A Miss Moon Christmas. Lesson One: Do Not Mistake People Wearing Green Coats For Christmas Trees. Oil on canvas, 11″x14″. Sold
What is this? Could it be that Miss Moon has returned? Has she packed up her brood of sixty-seven dogs including Mitford The Monkey, and Pink Parrot (who prefers to stay indoors) and brought them to the Canadian countryside to impart some very important (and utterly ridiculous) Christmas lessons on them? Has she collected new dogs along the way as well? Oh, I think she has. Some of her teachings are more winter lessons, as I’m sure Mr. Bitters, a stickler for detail has already pointed out to her, but they are still quite relevant and very useful during the holiday season.
As these paintings are seasonal, I’m only going to release the first three lessons before Christmas and then she will return next year in time for the holidays.
I’ve been getting some emails wanting to know more about the release of the English version of Miss Moon The Dog Governess book, and I hope to know more details next month.
ps- Mr. Bitters has also pointed out that dogs can’t see the colour green but has confirmed that they can sense it. He also claims that ‘Pink Parrot’ is actually a pink cockatoo and he feels Miss Moon should change his name to reflect that. She won’t.
Miss Moon Was A Dog Governess. Lesson Seventeen: Present Yourself With Poise, Dignity, And Grace. A Good Walk Is Not A Race. 12″x14″, oil on canvas. Sold.
This is an appropriate lesson for Finnegan who is the biggest spaz on our walks. My mother would correctly point out that it’s because he was never trained properly. However, I’ve seen some King Charles Spaniels that have gone through rigorous training classes that are still naughty walkers. When Finnegan was a puppy, he would have something called ‘puppy terrors’. He would be trotting along quite fine then something would snap: too much green grass, too much sidewalk space, too much of a good smell and he would stop everything and run in a furious circle at top speed leaving me wrapped up like a mummy in his leash. I never knew that this behavior had a name until a woman who was walking a very calm golden retriever shouted out to me from across the street that he had a bad case of the ‘puppy terrors’. Even though Finnegan is no longer a puppy and the terrors have dwindled, he still pulls on his leash much more than necessary, stops short, and refuses to walk west.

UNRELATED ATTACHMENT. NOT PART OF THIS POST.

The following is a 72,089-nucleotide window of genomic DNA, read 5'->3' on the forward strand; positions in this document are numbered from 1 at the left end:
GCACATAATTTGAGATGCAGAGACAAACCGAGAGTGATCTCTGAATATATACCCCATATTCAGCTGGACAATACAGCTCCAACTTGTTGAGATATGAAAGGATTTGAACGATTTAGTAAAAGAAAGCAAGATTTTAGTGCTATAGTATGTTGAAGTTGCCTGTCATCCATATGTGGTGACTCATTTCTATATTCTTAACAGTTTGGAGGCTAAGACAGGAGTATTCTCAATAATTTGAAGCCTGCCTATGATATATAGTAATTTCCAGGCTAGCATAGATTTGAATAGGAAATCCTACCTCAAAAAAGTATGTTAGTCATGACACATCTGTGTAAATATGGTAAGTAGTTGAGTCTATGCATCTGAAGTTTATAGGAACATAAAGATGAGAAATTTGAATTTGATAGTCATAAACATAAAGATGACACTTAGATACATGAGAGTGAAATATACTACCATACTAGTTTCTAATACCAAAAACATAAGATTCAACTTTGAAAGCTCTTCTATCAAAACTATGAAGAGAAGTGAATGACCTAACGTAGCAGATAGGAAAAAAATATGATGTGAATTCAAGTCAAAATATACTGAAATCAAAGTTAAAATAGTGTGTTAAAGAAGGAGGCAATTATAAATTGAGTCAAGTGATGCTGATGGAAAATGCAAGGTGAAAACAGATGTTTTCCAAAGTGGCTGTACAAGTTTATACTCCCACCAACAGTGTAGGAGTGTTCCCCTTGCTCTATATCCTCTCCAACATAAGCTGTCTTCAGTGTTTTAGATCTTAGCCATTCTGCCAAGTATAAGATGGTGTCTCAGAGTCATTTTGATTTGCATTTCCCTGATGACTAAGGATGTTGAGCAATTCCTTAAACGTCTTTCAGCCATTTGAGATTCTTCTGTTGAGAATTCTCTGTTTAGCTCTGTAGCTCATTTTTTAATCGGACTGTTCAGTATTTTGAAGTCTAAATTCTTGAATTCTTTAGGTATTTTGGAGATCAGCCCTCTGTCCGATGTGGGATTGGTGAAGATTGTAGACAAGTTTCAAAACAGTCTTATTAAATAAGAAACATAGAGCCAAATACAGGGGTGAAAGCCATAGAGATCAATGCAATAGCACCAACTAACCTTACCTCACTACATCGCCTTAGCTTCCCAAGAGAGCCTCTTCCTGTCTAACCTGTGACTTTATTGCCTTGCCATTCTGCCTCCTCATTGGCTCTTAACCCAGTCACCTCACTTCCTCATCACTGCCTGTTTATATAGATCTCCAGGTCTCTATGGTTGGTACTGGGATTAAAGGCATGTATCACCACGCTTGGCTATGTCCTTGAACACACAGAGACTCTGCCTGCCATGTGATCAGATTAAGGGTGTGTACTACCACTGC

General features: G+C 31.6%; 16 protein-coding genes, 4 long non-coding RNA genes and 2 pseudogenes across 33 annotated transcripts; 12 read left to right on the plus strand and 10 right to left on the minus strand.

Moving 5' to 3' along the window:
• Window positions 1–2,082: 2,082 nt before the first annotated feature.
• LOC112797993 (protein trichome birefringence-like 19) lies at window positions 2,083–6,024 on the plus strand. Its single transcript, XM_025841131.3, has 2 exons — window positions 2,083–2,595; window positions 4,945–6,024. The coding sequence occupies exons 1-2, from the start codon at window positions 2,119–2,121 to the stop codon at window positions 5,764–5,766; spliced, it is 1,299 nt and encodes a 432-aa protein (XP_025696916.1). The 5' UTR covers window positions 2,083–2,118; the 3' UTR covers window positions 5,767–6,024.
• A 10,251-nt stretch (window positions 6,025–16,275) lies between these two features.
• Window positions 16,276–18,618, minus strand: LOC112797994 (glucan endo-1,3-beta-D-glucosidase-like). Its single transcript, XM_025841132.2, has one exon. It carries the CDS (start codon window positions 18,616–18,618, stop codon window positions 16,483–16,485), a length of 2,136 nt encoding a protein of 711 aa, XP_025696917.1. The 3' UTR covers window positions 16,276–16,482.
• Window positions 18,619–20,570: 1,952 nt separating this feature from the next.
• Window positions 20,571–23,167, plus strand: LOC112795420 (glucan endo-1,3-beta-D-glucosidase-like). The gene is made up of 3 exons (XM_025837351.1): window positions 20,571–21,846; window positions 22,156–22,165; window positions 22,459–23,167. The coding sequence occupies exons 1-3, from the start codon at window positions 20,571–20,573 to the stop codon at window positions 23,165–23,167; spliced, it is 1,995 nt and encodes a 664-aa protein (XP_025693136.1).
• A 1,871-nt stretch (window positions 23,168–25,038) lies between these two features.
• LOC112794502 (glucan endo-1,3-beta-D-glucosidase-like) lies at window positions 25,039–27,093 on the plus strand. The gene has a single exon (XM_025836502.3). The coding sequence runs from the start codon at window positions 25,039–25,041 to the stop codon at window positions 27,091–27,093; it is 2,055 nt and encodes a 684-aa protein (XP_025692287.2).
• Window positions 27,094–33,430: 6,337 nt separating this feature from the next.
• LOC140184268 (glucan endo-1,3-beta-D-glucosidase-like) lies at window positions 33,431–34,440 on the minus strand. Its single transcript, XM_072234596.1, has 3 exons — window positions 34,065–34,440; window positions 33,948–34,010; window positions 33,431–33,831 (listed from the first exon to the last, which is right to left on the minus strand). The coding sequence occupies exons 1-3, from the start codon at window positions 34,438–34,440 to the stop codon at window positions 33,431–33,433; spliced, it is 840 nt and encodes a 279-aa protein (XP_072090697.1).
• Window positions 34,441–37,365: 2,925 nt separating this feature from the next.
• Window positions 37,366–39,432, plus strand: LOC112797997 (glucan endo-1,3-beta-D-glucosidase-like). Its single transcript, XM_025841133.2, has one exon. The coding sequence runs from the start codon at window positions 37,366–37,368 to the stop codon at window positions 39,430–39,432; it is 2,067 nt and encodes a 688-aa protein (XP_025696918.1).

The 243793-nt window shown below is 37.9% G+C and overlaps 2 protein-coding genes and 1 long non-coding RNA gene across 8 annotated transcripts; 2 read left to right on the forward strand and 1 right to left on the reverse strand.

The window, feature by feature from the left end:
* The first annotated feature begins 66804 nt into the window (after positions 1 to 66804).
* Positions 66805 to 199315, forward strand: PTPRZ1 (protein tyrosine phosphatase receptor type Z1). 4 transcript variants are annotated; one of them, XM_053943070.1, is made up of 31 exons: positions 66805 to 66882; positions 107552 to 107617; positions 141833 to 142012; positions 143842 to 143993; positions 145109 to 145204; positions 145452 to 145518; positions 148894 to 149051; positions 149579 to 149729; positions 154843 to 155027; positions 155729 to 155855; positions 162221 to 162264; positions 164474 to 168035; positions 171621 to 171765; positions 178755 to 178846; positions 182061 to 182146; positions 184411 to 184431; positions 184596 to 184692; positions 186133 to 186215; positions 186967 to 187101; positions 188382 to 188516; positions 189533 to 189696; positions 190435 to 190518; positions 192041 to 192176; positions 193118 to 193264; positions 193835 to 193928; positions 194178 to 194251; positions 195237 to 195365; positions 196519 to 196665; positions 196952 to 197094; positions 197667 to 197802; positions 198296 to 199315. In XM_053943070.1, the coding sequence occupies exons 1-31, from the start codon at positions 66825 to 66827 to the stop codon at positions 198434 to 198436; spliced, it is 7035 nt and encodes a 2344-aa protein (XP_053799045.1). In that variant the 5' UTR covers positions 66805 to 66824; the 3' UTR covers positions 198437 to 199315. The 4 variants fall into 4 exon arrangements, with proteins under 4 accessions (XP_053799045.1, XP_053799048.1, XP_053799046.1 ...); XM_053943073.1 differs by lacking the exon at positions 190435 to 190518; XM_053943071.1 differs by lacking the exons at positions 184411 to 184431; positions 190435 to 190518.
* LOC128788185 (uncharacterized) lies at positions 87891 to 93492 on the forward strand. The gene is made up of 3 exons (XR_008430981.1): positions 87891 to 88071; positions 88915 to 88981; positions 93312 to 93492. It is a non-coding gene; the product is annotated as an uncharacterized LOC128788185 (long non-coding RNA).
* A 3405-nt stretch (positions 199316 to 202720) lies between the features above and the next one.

Miss Moon Was A Dog Governess. Lesson Fifteen: Be Generous With Your Love. Oil on canvas, 11″x14″. Sold.
I tried to get this painting completed before Christmas but just couldn’t pull it together. Was it just me or did this Christmas seem to be on steroids? Normally we have a quiet and small Christmas, but my brother and family were in Ottawa (normally they are in England) and so on Boxing Day I took the train to see them. I think I ate four Christmas dinners, at least two pounds of Christmas cake, and quite possibly a partridge and a pear tree. Needless to say, I am confined to stretchy pants for the next two weeks.
Miss Moon Was A Dog Governess. Lesson Thirteen: With A Splash Of Imagination, A Mundane Bath Becomes A Nautical Adventure. Capture Sea Monsters, Battle Thieving Pirates, And Observe Mermaids In Their Natural Setting. Oil on canvas. Sold.
Here we are- Lucky Thirteen! I never imagined that I would ever paint a plastic green octopus but here it is. Life is full of fun and silly surprises.
Miss Moon Was A Dog Governess. Lesson Eleven: A Tidy Space Is A Welcoming Place. Oil on canvas, 10″x12″. Sold.
Poor Bernie. For some reason Miss Moon really does single him out. Even Queenie looks a little embarrassed for him- and Mr. Bitters is not remotely impressed. Now, cut to my cocktail hour discussion with my husband last night. We were out having a drink at our ‘local’ and got into a pretty serious discussion about Mr. Bitters and what his style of housekeeping would be like. Mr. Bitters by the way, is the one with the orange bow-tie. He’s straight-laced and not fussy. I imagine he clears his throat a lot and straightens his bow-tie more than necessary. John and I agreed that Mr. Bitters likely keeps his room like an army barracks: Neat, efficient, and spartan with only a wool blanket, clock, pencil, paper, lamp and a comb. I think Miss Moon needs to give him a lesson on cutting loose once in a while.
I don’t know if Miss Moon is entirely correct on this one though. There is much argument that the creative mind needs a messy place to flourish. I’m in the middle. I need relative tidiness but not super tidy as that makes me nervous.